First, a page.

EPA Recognizes Eight Massachusetts Organizations and Citizens
BOSTON, Mass. — The Environmental Protection Agency recognized eight individuals and organizations for their work to protect New England's environment.
They were among 24 recipients across New England honored by EPA's New England office at the 2020 Environmental Merit Awards virtual ceremony.
EPA New England's annual Environmental Merit Awards are given to community leaders, scientists, government officials, business leaders, schools, and students who represent different approaches, but a common commitment to environmental protection.
"Initiatives led by individuals and groups like this years' awardees have driven progress toward clean water and clean air, built community support for revitalization investments, sparked environmental innovation, reduced waste, and protected the public from exposure to harmful substances," EPA New England Administrator Dennis Deziel said. "EPA is always proud to recognize the honorees' dedication, commitment to partnerships, and passion for success that has led to measurable change."
Deziel noted that this year's award celebration – an online video presentation - by necessity differed from past years, but reaffirmed the awards ceremony is more important than ever.
Among those recognized in Massachusetts, three – Barbara Cianfarini of Pittsfield, Patrick J. Sullivan of Springfield and Margaret VanDeusen of Boston - were given lifetime achievement awards for a career or life devoted to protecting the New England environment.
"I am pleased to join EPA Region 1 as they honor municipal officials, environmental activists, state transportation planners and celebrate their amazing work to protect our environment and the public health," Commissioner Martin Suuberg of the Massachusetts Department of Environmental Protection (MassDEP) said. "I celebrate their success and achievements as they safeguard our natural resources and ensure the health of communities across the Commonwealth."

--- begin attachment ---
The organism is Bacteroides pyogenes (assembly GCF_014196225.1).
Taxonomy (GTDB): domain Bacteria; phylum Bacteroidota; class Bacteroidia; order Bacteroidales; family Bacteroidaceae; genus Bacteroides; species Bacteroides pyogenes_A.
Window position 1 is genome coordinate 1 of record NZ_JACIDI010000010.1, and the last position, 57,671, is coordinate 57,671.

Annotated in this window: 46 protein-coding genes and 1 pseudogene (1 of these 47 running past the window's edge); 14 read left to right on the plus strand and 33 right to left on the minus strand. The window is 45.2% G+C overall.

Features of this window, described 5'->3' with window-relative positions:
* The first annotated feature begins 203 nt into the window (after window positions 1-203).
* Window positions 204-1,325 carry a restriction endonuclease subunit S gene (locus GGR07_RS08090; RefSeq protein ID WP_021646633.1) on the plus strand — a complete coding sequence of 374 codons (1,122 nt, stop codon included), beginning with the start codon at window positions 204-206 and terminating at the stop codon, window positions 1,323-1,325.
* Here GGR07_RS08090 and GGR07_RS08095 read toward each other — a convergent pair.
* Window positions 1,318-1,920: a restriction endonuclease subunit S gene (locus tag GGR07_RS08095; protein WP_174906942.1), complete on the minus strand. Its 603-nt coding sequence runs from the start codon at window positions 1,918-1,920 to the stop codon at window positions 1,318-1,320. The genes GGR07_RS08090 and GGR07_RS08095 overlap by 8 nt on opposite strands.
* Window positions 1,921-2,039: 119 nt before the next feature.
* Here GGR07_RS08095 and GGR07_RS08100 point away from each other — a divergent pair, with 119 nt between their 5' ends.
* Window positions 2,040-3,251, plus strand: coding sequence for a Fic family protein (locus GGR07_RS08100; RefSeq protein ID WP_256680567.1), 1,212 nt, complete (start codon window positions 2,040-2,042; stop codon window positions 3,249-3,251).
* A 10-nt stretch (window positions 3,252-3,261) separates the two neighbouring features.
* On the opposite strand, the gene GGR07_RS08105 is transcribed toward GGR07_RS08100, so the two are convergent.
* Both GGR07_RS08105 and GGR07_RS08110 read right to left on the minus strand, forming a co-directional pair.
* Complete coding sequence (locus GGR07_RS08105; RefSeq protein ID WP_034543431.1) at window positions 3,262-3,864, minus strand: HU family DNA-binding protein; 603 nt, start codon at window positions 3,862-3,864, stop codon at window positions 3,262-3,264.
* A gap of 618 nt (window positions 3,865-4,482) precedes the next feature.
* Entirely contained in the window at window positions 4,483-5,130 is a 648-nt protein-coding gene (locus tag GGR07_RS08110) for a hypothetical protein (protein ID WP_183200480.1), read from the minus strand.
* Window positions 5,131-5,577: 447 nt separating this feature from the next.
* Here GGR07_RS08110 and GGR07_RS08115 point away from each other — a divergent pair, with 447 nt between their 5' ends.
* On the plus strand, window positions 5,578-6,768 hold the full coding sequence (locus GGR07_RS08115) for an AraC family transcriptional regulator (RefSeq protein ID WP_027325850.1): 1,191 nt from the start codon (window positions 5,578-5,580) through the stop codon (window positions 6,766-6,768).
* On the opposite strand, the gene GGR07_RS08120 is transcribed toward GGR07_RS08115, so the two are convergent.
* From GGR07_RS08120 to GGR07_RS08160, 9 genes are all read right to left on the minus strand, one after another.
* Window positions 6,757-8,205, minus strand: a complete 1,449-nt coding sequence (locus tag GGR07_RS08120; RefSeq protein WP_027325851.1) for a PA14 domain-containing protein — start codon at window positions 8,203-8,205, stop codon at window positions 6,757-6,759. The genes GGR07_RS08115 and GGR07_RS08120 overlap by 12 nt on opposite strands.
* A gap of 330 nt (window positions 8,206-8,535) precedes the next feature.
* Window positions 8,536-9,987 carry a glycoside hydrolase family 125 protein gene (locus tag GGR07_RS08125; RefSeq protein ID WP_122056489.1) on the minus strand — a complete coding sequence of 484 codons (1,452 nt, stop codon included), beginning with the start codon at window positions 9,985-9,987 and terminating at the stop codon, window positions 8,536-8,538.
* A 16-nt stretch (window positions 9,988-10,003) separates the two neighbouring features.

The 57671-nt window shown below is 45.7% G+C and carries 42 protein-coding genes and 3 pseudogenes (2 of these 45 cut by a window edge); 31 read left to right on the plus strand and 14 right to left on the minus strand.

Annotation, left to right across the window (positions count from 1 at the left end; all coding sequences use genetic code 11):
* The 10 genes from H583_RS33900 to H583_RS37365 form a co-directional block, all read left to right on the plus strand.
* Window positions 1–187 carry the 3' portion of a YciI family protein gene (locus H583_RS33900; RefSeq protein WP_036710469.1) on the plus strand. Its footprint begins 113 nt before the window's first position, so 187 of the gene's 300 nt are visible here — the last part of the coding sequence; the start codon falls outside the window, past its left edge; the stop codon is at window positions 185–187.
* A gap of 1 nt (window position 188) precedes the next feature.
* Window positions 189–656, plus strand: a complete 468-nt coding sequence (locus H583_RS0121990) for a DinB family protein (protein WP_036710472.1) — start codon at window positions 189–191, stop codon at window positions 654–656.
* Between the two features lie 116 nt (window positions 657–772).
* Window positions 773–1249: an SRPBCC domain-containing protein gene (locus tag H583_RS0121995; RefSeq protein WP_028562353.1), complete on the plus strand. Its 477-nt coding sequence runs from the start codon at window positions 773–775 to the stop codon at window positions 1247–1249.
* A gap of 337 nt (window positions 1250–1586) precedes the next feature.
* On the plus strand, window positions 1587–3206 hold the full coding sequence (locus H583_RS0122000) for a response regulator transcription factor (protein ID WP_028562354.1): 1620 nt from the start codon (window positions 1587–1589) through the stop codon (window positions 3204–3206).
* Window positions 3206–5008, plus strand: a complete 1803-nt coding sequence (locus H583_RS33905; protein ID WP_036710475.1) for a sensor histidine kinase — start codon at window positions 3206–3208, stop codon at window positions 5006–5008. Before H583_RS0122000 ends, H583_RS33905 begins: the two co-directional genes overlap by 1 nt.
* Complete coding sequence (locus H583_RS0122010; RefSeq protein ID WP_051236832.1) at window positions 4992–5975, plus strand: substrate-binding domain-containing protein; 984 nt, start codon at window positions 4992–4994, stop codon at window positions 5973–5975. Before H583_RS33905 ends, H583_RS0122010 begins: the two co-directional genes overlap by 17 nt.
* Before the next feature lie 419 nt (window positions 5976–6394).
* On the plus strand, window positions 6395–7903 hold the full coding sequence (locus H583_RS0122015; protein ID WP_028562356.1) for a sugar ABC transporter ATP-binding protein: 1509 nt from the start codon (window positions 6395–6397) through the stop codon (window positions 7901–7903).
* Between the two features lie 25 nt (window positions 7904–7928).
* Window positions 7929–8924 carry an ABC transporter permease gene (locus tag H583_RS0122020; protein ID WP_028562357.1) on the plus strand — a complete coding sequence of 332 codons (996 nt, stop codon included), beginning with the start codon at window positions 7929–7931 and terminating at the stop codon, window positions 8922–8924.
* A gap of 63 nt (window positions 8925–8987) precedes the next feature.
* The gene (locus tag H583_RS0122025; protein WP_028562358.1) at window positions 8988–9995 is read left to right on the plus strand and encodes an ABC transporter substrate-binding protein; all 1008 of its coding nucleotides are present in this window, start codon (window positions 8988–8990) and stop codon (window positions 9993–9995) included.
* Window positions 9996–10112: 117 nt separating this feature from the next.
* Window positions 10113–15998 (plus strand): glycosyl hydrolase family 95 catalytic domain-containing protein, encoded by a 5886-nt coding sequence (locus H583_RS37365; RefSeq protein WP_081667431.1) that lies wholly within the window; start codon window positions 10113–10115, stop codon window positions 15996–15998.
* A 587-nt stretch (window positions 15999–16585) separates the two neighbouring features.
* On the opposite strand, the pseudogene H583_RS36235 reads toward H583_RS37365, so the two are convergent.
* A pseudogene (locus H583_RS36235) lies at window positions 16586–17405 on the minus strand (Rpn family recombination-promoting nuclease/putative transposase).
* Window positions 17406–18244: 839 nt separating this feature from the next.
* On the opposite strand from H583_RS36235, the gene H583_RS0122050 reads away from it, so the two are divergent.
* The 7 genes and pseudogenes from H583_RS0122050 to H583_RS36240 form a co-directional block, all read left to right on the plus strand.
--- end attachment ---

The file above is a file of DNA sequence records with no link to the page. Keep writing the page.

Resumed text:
The 2020 Merit Award Winners from Massachusetts were:
Barbara Cianfarini of Pittsfield
Barbara Cianfarini of Citizens for PCB Removal was a voice for the health of her Pittsfield neighbors and of the Housatonic River. Cianfarini's work contributed to the comprehensive PCB cleanup in Pittsfield. Her decades of neighborhood advocacy responded to a health threat close to home.
From 1932 to 1977, General Electric in Pittsfield used PCBs in its operations. By the mid-1990s, it was clear PCB contamination encompassed the GE facility and river, as well as dozens of homes that had used GE fill in foundations or backyards.
Cianfarini and others established the Citizens for PCB Removal in the late 1990s to stimulate cleanup efforts by EPA and the state. GE completed more than 200 residential cleanups and was required by the federal government to do nearly 30 other cleanups of PCBs throughout Pittsfield and in the most highly contaminated stretch of the Housatonic River.
She continued to prod EPA for 20 years. Her well-informed advocacy came with reminders that the cleanups are important for current residents and future generations. In recent years, her focus on the one remaining segment of the Housatonic River to be cleaned was steady, scientific and strong. Cianfarini demanded answers and solutions.
For many years, she continued her advocacy while struggling with her own health. In November 2019, she passed away, but her consistent voice, methodical preparation, and core values of respect and kindness live on.
Patrick J. Sullivan of Springfield
Patrick J. Sullivan, executive director of the Springfield Department of Parks, Buildings, and Recreation Management was nominated by Mayor Domenic J. Sarno, who described Patrick's steadfast work to build an environmentally friendly community. In 33 years with the city, Sullivan spearheaded over $80 million in park construction projects. He helped improve lakes and ponds and rebuilt dam infrastructure.